Domestic Violence and Culturally Specific Factors, Part II

Every 9 seconds, a woman is assaulted or beaten in the United States. 

  • “1 in 3 women and 1 in 4 men have been physically abused by an intimate partner.”
  • “Domestic violence accounts for 15% of all violent crimes.”
  • “Domestic victimization is correlated with a higher rate of depression and suicidal behavior.”
  • “Only 34% of people who are injured by intimate partners receive medical care for their injuries.”
  • “The cost of domestic violence exceeds $8.3 billion annually.”

Barriers to help seeking behavior for domestic violence (DV) victims from cultural minority communities are significant enough to prevent access to medical care, support services to identify risk and need, and utilization of safe haven resources. DV can be a common set of behaviors, such as physical violence, intimate sexual violence, emotional abuse, social isolation, economic abuse, physical and emotional intimidation, coercion, and threats of harm to the victim or those connected to the victim. While these patterns of DV behavior occur across cultural, social and economic strata, there are specific factors that make it particularly difficult to penetrate traditional value-sets in culturally specific minority communities. These specific values, norms and expectations become barriers to care. Culturally competent assessments and interventions required include some of the following:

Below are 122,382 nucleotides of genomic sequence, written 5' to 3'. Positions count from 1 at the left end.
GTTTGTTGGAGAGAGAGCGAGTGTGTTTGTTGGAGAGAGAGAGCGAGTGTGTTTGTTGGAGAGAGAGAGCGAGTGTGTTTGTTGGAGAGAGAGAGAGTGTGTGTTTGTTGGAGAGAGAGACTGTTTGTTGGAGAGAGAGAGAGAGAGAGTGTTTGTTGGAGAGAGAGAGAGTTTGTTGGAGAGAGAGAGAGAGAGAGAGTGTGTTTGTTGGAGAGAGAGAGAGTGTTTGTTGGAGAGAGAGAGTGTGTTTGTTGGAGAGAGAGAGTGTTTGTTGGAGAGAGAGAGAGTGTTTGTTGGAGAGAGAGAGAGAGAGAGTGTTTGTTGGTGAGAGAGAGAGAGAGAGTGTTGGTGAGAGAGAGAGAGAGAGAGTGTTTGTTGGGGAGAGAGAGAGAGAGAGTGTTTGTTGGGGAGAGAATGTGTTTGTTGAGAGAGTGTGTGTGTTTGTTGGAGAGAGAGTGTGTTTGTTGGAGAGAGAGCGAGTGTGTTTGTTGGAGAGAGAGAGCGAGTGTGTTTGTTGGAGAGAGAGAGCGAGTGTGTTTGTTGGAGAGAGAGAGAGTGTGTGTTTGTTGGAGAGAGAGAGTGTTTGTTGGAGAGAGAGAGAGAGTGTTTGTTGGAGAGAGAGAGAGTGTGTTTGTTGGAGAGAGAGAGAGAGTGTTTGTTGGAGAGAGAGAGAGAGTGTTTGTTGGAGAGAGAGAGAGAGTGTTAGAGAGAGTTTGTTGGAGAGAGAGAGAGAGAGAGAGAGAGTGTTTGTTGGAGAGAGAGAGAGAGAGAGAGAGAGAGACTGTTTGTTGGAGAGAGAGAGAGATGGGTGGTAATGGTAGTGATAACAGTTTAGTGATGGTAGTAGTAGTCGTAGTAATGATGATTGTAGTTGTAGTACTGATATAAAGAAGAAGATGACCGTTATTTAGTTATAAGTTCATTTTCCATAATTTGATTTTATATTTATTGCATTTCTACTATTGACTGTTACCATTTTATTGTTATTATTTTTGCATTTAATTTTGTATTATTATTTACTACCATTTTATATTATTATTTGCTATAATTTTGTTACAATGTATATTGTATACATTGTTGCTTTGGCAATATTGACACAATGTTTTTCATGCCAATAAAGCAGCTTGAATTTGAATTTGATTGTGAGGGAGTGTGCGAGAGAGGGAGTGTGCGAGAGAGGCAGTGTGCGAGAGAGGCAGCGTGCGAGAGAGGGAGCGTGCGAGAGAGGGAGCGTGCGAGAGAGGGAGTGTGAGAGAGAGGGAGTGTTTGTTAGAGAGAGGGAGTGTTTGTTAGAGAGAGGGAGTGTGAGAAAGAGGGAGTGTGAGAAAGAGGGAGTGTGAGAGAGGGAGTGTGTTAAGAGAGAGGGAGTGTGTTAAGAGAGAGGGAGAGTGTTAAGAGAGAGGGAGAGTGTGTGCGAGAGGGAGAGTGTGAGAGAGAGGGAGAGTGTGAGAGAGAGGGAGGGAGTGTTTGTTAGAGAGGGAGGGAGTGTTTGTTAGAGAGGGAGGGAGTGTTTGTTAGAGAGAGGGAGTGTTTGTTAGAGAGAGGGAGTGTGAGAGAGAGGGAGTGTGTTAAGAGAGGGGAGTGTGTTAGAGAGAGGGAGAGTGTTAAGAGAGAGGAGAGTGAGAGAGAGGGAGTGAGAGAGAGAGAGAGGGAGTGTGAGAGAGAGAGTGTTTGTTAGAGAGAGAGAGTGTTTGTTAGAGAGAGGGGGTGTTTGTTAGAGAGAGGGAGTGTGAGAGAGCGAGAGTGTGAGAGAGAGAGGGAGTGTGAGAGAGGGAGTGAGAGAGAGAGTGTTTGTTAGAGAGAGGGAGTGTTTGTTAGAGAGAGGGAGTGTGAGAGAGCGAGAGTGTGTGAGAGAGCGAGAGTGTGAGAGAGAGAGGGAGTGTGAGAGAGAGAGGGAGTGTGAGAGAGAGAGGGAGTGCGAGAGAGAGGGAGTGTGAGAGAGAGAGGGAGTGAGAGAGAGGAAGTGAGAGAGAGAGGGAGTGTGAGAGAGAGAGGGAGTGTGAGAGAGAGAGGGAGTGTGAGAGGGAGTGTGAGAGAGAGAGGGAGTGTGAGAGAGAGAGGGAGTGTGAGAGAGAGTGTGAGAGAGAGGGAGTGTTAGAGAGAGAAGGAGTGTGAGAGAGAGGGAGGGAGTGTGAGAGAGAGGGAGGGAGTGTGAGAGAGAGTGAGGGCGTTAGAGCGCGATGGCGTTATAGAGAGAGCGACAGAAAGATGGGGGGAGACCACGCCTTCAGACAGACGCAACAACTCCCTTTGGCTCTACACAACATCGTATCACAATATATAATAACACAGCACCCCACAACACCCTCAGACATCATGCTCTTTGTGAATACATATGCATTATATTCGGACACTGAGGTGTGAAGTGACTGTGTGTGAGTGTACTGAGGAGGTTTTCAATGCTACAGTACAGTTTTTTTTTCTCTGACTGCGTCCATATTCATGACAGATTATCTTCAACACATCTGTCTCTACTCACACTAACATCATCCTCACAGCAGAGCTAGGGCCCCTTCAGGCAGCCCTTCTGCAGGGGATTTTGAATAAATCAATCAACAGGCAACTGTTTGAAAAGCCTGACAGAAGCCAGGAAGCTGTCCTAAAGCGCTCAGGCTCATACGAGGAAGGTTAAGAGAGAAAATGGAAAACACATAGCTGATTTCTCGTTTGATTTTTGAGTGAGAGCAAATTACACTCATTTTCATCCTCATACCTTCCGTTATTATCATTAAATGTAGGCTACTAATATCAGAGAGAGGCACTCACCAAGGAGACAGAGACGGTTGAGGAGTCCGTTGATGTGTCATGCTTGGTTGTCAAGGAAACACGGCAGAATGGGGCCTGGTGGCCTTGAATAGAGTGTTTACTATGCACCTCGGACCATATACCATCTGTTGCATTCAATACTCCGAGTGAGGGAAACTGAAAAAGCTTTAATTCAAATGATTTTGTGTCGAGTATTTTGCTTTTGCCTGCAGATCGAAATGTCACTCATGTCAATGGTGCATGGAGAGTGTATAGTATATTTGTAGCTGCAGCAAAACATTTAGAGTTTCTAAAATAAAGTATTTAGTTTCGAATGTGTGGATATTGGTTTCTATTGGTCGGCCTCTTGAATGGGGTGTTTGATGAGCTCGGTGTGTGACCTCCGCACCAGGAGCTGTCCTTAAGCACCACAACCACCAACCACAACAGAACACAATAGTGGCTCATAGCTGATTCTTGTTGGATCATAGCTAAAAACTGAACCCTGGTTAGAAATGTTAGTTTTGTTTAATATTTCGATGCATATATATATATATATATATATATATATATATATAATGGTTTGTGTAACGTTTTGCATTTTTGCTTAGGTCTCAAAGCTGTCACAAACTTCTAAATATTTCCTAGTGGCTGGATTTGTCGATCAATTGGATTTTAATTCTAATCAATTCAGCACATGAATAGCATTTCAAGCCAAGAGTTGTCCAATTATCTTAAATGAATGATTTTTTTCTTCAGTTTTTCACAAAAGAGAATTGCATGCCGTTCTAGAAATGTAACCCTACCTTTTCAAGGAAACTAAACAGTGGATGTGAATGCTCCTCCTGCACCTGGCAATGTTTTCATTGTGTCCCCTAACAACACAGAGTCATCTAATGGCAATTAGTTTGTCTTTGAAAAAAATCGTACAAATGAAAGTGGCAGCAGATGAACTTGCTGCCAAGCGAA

• assessment of personal identification with a familial structure that is patriarchal with a strong interpretation of defining social roles and group function as more important than individual expression,
  • assessment of religious identification with practices that reinforces the belief of punishment and control,
  • assessment of purposeful social isolation aimed at controlling the victim’s social awareness and social comfort in the environment as well as social connectedness with others, and
  • assessment of fear or anxiety of social repercussions/rejection from cultural community and/or family.

It is extremely important to build services for DV cultural minority victims. Building services that can overcome barriers to help seeking behaviors is essential. Lastly, the evaluation of these trauma informed, culturally congruent services will benefit the larger service industry to replicate working models that can leverage care and improve access. Let’s continue the work of “breaking the silence of domestic violence.”

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